Monday, February 25, 2008

Web Services: RPC, REST and Messaging

[Originally posted on my old BEA Dev2Dev blog on February 25, 2008]

Choosing a model for interoperable communication in the enterprise

For the implementation of Web Services in the enterprise environment, I've seen many different technologies used. Recently, in my spare moments, I've reflected on this and have come to the conclusion that all these technologies tend to fit one of three models (or hybrids of these models).

I would summarise these three models as:

  1. Remote Procedure Calls (RPC). A client-server based remotable pattern where a subset of an existing system's local functions is exposed pretty much 'as-is' over the wire to client programs.
  2. Resource-oriented Create-Read-Update-Delete (CRUD). A client-server based resource-oriented pattern where the server-side provides a representation of a set of resources (often hierarchical) and exposes Create, Read, Update and Delete capabilities for these resources to client programs.
  3. Messaging (eg. as commonly seen with Message Oriented Middleware and B2B). Messages or documents are passed asynchronously between peer systems in either, but not always both, directions.

Sometimes its hard to distinguish between these models and where the boundaries lie. In fact, I don't think there are boundaries, only grey areas and all three models lie in the same spectrum. I've attempted to visualise this spectrum in the diagram below.



Depending on where your implementation lies in the spectrum, the different highlighted characteristics should manifest themselves.

In the Web Services world, we may typically implement these three models using one of the following three approaches:

  1. Remote Procedure Calls: SOAP using a synchronous RPC programming approach and, typically, generated 'skeletons/stubs' and some sort of Object-to-XML marshalling technology
  2. Resource-oriented Create-Read-Update-Delete: REST or 'RESTful Web Services' or ROA, re-using World-Wide-Web based approaches and standards like HTTP and URIs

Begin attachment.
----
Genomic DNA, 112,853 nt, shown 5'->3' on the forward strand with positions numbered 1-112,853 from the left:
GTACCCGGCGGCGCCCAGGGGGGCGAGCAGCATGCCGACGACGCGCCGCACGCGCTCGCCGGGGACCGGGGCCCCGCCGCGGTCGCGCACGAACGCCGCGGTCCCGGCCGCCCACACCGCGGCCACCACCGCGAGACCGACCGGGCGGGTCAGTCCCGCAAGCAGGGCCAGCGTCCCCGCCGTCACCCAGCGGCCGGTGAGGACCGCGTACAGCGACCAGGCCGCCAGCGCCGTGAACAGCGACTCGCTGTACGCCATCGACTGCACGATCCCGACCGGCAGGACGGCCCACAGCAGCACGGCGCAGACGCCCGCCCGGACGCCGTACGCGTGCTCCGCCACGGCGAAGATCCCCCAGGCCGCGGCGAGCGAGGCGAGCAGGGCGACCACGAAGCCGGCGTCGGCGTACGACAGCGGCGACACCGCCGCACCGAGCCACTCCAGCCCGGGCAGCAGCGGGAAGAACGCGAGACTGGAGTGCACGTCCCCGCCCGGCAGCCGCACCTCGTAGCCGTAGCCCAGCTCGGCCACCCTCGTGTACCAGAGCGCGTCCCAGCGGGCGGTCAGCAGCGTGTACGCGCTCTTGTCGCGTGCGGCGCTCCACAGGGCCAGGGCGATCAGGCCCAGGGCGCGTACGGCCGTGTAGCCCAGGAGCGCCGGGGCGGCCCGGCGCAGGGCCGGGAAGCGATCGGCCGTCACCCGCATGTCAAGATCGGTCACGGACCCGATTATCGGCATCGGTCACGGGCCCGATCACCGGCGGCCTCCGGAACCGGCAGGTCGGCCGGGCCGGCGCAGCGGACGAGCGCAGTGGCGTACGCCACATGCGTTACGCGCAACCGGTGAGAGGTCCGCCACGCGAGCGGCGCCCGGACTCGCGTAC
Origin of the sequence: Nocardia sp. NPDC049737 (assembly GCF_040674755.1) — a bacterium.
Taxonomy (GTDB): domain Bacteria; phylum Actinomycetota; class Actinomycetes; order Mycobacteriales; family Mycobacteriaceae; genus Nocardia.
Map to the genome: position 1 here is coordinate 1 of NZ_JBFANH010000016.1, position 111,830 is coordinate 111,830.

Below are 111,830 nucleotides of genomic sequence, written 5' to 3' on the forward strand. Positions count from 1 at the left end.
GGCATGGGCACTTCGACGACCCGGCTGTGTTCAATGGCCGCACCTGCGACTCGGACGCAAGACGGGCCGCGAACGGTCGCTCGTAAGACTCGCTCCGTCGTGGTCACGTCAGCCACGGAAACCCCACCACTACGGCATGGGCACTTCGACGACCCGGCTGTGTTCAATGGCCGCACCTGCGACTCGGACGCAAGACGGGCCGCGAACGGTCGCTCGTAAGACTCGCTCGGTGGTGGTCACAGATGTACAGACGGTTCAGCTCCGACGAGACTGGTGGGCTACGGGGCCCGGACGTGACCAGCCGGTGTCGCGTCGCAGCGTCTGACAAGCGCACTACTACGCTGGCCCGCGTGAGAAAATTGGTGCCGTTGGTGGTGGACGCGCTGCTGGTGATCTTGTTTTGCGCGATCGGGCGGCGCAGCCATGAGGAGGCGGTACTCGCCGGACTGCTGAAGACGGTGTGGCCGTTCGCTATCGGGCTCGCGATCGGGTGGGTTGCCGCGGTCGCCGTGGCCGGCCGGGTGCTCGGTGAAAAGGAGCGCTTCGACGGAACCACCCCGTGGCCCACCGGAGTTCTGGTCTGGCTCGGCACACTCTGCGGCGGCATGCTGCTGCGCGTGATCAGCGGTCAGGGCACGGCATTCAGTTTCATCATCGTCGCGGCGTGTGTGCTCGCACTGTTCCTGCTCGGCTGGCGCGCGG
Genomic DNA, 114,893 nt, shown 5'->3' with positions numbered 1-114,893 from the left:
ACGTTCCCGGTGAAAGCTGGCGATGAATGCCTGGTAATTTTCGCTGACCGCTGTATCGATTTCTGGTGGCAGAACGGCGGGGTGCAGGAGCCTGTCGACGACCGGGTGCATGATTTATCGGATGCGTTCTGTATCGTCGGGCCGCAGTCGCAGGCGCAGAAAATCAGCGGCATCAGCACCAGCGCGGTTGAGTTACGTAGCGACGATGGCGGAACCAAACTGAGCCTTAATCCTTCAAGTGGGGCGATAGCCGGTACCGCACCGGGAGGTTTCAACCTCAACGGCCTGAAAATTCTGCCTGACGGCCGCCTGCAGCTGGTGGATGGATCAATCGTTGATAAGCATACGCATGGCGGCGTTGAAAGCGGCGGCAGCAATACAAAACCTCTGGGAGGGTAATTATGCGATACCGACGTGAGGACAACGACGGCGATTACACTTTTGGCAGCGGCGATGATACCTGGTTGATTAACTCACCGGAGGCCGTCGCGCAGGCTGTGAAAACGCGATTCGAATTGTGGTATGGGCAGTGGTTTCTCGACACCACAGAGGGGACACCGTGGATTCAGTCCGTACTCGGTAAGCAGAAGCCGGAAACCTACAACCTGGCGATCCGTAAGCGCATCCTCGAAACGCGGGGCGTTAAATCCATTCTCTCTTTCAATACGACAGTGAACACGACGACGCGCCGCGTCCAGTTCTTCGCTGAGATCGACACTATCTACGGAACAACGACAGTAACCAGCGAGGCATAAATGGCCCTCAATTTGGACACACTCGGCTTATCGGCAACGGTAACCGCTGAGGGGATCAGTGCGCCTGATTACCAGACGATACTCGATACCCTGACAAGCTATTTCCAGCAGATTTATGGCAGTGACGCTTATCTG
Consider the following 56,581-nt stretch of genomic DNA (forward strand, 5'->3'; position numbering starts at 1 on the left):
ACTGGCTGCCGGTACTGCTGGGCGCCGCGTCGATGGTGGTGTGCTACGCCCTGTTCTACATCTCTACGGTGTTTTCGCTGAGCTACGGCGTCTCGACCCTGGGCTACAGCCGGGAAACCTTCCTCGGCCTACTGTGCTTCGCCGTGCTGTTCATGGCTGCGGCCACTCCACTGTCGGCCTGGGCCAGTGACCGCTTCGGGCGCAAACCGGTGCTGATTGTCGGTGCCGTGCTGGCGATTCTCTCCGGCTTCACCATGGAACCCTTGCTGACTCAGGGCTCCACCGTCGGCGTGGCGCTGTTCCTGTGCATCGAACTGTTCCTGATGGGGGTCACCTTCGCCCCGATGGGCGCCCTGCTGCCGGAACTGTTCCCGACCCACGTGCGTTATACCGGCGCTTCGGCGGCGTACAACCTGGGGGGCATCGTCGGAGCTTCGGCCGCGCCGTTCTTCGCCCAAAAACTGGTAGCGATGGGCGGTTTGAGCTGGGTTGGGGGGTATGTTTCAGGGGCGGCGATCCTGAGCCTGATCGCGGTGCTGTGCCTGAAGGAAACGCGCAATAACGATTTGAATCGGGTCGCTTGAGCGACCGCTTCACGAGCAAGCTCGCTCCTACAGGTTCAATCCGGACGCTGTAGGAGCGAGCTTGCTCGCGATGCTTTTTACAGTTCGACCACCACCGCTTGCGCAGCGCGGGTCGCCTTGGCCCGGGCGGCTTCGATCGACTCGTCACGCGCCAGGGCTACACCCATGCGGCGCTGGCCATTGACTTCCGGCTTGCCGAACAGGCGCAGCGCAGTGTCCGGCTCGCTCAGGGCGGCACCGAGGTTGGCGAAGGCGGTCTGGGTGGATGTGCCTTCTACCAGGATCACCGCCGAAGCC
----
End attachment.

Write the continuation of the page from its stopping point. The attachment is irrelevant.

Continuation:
3. Messaging: SOAP using an asynchronous Message/Document passing approach where invariably the documents are defined by schemas and, often, the use of message-level (rather than transport-level) security elements is required

The confusing thing is the fact that SOAP can happily and naturally satisfy two of these three models (ie. both RPC and Messaging), albeit that these two models are polar opposites which causes much confusion and is probably part of the reason why SOAP gets a bad name in some quarters.

The problem is further compounded with SOAP because the SOAP specification and accompanying collateral talks about two possible 'Styles' (ie. 'RPC' style and 'Document' style). However as I explained here, just because your SOAP Web Services are marked as 'Document' style in your WSDLs, it doesn't mean you are not doing remote procedure call based programming.

When faced with the REST zealot or the WS-* zealot, we probably need to bear this spectrum in mind. For the Web Services paradigm, there is not a 'one-size fits all' and specific requirements for a given situation should dictate which position in this spectrum best lends itself to satisfying the requirements. Also, the overlap between the models may be greater than shown in the diagram. For example, some would argue that REST can happily and more appropriately be used to fulfil what would otherwise be RPC oriented problems, in addition to solving Resource-oriented CRUD style problems.



Soundtrack for today: Purity by The God Machine

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